The 100: Rebellion
By Kass Morgan
Another series down!
I had a lot more issues with The 100: Rebellion than I had with the third book, The 100: Homecoming. Some of the complaints are the same, but there are a few shiny, new ones.
First up though, I liked the cult. The cult was cool. It finally allowed Glass to have some good character growth too, so bonus! She finally learns to think for herself.
The basis of the cult wasn’t bad: harmony with nature. After the Cataclysm that destroyed most of Earth, a religion that pops up among the few survivors revering the Earth above all else makes perfect sense. And I feel, over time, the true goal of the cultists was bastardized by each leader as they became more manipulative and controlling. I wanted a whole lot more backstory on the cultists than I got, but I do feel their story followed the usual line of how cults evolve and (eventually) deteriorate.
The ending really bothered me. It felt too tied up with a pretty bow. I’m glad the characters were happy and had hope for a future, but these people have basically nothing with a whole winter ahead and they’re talking like “things will be fine.” There’s a weird disconnect between what the author tells the reader versus what the characters say.
But really, my biggest beef is with the writing. The other books had this issue too, but it was glaring in The 100: Rebellion. Seeing the passive voice in almost every sentence drove me absolutely batty. There is a time and place for the passive voice, and “all the time, everywhere” is not the correct answer. Not only did the writing kill its own tension, but it killed character growth and personality as well.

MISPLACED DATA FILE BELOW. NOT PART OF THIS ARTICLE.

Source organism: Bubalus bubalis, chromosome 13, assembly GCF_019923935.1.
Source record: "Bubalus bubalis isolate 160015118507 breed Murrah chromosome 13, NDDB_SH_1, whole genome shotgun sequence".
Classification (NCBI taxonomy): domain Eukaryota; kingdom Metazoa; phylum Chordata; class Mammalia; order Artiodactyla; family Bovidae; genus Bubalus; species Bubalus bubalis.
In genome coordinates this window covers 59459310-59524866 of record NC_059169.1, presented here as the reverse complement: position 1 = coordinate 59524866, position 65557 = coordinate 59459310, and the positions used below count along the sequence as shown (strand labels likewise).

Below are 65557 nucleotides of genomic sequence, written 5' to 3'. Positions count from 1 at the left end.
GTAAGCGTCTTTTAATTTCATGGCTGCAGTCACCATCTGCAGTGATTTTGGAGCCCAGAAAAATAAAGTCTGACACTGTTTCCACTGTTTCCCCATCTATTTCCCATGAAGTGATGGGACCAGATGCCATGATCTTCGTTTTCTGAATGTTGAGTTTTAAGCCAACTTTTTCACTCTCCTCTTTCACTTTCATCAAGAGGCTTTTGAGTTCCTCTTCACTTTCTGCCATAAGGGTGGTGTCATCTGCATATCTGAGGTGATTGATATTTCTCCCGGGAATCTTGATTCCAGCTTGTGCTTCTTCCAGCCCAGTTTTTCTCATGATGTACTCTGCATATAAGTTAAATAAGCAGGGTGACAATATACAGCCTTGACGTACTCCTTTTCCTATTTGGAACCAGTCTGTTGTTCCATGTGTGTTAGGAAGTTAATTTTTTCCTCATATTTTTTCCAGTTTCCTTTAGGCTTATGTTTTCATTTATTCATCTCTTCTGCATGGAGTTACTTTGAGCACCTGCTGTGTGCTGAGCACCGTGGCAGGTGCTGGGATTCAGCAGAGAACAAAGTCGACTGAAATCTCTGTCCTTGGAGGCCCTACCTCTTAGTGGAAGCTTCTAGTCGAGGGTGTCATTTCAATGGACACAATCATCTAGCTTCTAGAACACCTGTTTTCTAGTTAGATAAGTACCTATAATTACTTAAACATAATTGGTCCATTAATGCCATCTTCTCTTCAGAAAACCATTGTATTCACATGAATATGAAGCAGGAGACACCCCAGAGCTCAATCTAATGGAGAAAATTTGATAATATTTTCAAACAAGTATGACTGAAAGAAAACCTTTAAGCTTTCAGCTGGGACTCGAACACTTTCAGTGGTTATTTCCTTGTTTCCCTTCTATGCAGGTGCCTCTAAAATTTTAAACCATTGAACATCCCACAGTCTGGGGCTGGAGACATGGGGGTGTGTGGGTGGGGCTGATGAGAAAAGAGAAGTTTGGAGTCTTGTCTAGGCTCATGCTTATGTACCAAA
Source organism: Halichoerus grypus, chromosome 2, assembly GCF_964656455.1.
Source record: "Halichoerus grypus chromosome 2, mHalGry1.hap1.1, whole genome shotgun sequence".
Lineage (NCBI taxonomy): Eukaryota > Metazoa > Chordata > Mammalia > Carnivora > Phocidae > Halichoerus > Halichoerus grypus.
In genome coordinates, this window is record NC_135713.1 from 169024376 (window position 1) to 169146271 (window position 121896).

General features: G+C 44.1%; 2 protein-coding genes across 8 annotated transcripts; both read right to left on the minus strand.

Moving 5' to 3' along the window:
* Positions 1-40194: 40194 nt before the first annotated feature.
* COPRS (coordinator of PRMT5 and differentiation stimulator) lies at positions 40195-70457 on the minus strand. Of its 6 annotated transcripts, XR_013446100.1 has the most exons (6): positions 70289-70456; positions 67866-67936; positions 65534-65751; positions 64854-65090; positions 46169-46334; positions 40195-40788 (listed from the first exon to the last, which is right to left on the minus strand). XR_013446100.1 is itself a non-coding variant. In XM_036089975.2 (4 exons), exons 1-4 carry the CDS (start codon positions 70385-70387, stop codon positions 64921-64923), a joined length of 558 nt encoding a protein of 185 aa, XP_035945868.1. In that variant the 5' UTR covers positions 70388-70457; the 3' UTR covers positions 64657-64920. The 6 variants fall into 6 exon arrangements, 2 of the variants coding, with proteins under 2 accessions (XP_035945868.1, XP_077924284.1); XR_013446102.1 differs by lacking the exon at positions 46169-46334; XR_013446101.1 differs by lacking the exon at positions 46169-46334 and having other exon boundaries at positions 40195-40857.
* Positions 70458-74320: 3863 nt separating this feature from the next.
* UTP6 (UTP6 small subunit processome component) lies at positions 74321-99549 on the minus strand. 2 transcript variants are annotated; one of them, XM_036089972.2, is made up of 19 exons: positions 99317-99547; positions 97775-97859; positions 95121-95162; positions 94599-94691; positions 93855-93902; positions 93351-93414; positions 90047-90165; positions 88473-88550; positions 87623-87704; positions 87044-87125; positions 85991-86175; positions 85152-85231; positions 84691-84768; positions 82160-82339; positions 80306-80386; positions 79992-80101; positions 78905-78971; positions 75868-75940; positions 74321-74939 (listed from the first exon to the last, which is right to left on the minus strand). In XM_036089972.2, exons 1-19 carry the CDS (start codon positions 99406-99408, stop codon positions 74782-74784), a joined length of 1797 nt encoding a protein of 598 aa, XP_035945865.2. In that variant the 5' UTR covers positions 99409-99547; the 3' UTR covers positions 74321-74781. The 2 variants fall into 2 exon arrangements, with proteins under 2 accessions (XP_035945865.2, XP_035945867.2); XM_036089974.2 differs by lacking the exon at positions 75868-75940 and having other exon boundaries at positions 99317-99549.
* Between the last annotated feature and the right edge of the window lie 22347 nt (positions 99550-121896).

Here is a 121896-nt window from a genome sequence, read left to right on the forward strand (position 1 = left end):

I don’t want to get too much into the characters. They don’t change much. Bellamy seems to de-age emotionally speaking, which was annoying. The plot of The 100: Rebellion followed the original book’s, The 100, way too closely in terms of Bellamy and Octavia’s relationship. Octavia kidnapped. Bellamy panics. Bellamy blames/resents Clarke. Clarke sad. It got old three books ago.
Another character, Luke, I straight up forgot was even in the “rescue party” he had so little “screen time.” He was there for the gratuitous reunion and “I choose you, but I’m my own person now” with Glass at the end. That’s literally it. Which, there’s nothing objectively wrong with that if Luke wasn’t just a cardboard cutout for Glass to hug.
I enjoyed The 100, and The 100: Day 21 was pretty good. If the series had ended there, I’d have had a better relationship with it overall.